Simpler VersionIf you have a large photocell with a glass-smooth surface, you might consider mounting it on the wall instead of the mirror. Use the photocell as a crude mirror, and bounce the reflected beam back into the laser's aperature. (I haven't tried this yet.) I found it more convenient to use a mirror, just because the laser, the light sensor, and the audio amp could be placed on the same lab-cart.
I found that concrete or cinderblock walls didn't respond. They were too
sheetrock worked well. Even with the concrete wall, I couldn't
approach the wheeled cart with the
laser, since the flexing of the wood floor was enough to generate all
kinds of squeals. If you have only a concrete wall, then put the mirror
on a separate table, so that delicately touching the table will create all
kinds of squealing from the system. That, or stand near the cart on a
wood floor, and
shift your body weight from one foot to the other!
I used a HeNe laser, and I don't know if all laser pointers will work in
this application. You need laser with a long coherence length. The
demonstration worked well even with the mirror separated by several
meters from the laser. If you only have short-coherence laser pointers
perhaps the demo will work if the mirror is positioned within a few cm of
Here's a mystery. Rather than the light simply having an AC component, I
reasoned that the PV cell might actually be bathed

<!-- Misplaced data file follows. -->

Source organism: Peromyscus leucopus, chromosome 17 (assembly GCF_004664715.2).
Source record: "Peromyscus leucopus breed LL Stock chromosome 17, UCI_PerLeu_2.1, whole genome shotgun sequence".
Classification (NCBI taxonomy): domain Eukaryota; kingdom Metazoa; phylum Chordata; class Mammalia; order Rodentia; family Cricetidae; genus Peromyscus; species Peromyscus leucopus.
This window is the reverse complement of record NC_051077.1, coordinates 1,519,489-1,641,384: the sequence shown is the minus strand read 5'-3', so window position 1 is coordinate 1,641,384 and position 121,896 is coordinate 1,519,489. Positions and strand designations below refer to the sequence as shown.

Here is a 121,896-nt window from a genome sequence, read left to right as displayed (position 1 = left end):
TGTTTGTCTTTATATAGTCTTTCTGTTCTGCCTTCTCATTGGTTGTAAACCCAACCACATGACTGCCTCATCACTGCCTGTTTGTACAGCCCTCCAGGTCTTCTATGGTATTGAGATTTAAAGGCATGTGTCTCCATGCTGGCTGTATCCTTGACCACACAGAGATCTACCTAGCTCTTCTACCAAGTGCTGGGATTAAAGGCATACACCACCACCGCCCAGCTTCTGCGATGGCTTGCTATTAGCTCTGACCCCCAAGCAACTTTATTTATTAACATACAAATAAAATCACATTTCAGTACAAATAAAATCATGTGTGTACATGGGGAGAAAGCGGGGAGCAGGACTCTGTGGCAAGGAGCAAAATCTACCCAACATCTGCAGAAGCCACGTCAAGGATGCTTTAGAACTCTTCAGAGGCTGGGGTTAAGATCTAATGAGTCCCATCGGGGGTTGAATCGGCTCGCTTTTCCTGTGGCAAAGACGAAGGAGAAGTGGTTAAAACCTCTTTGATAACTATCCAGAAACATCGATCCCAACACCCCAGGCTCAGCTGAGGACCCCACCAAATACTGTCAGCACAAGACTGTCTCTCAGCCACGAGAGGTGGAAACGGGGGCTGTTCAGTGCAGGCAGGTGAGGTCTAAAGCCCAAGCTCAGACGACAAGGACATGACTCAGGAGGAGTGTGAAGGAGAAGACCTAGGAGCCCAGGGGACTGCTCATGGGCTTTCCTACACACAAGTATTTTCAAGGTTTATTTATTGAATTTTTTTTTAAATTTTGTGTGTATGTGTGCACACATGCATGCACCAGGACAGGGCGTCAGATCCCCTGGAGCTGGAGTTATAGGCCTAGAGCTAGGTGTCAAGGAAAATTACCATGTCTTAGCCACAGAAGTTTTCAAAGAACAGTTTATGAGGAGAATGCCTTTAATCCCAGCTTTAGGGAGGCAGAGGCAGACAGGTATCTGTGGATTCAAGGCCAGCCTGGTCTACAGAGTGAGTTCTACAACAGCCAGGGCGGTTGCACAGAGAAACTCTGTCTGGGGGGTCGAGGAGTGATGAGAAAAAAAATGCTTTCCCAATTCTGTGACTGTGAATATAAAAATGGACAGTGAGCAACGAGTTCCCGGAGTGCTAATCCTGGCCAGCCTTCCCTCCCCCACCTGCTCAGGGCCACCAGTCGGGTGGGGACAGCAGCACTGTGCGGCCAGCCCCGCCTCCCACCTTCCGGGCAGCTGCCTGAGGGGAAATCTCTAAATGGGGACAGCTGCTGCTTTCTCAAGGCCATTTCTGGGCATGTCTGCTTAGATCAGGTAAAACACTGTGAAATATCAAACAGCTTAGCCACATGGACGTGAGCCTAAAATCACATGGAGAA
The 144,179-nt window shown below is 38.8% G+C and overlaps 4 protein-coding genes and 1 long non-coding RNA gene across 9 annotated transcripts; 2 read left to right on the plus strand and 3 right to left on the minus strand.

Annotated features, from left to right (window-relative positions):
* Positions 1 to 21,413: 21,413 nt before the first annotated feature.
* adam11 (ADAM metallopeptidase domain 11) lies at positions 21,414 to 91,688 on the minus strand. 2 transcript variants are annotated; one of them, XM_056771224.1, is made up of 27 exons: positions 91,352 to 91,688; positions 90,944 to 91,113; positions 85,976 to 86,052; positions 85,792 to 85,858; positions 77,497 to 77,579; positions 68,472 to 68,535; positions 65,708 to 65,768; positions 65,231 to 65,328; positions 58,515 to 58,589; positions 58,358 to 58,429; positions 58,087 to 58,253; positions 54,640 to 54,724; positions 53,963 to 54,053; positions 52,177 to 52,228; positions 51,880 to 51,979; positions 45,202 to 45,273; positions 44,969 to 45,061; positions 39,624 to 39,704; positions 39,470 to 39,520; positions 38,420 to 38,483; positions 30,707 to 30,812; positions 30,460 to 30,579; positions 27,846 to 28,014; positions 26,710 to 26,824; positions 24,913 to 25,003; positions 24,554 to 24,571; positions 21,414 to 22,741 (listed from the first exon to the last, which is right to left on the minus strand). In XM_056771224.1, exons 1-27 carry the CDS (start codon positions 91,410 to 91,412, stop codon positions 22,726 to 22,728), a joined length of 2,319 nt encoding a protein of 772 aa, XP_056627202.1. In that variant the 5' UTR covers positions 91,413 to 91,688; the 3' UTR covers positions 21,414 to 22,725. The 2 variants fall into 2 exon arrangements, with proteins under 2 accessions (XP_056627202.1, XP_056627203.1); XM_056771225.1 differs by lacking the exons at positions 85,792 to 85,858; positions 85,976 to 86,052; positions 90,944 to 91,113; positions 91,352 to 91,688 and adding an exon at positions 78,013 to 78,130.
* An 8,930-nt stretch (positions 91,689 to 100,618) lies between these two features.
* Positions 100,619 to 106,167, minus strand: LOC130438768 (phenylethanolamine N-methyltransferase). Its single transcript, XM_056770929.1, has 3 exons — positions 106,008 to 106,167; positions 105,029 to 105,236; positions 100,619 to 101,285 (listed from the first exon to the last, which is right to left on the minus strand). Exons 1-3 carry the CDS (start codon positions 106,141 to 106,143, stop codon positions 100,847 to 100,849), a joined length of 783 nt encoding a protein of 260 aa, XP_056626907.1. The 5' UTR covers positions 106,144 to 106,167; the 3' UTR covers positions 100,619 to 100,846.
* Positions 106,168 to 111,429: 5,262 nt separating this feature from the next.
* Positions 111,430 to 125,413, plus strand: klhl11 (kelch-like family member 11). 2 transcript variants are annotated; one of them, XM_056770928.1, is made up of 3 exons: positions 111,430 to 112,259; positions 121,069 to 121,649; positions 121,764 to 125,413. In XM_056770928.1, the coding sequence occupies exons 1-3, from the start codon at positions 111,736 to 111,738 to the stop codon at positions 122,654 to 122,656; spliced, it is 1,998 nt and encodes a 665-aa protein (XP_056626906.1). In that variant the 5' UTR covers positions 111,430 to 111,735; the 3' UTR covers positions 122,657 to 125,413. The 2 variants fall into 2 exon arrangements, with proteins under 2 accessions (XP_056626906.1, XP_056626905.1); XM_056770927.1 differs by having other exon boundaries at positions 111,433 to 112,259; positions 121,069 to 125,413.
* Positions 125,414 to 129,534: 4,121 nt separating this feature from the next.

in a MOVING PATTERN of light. I
mounted a white card on the front of the laser, with the beam shining
through a small hole. Sure enough, when I bounced the beam from the
distant mirror back into the laser, I saw a bullseye-shaped interference
pattern in the scattered light coming back from the dirty mirror. Tiny
motions of the laser's cart made this pattern rapidly expand and contract.
always wondered about the origins of this pattern, and how the spacing
between nodes might be calculated.
PS, if your PV cell is too large, it might "wash out" the signal by
receiving several fringes of that bullseye pattern. Experiment by masking
down your PV cell until it's only a few mm wide. In hindsight I
see that I also could have put a narrowband red filter on my solar cell in
order to reject more of the 120Hz noise from flourescent lights (the AC
noise forced me to demonstrate the effect in a darkened room.)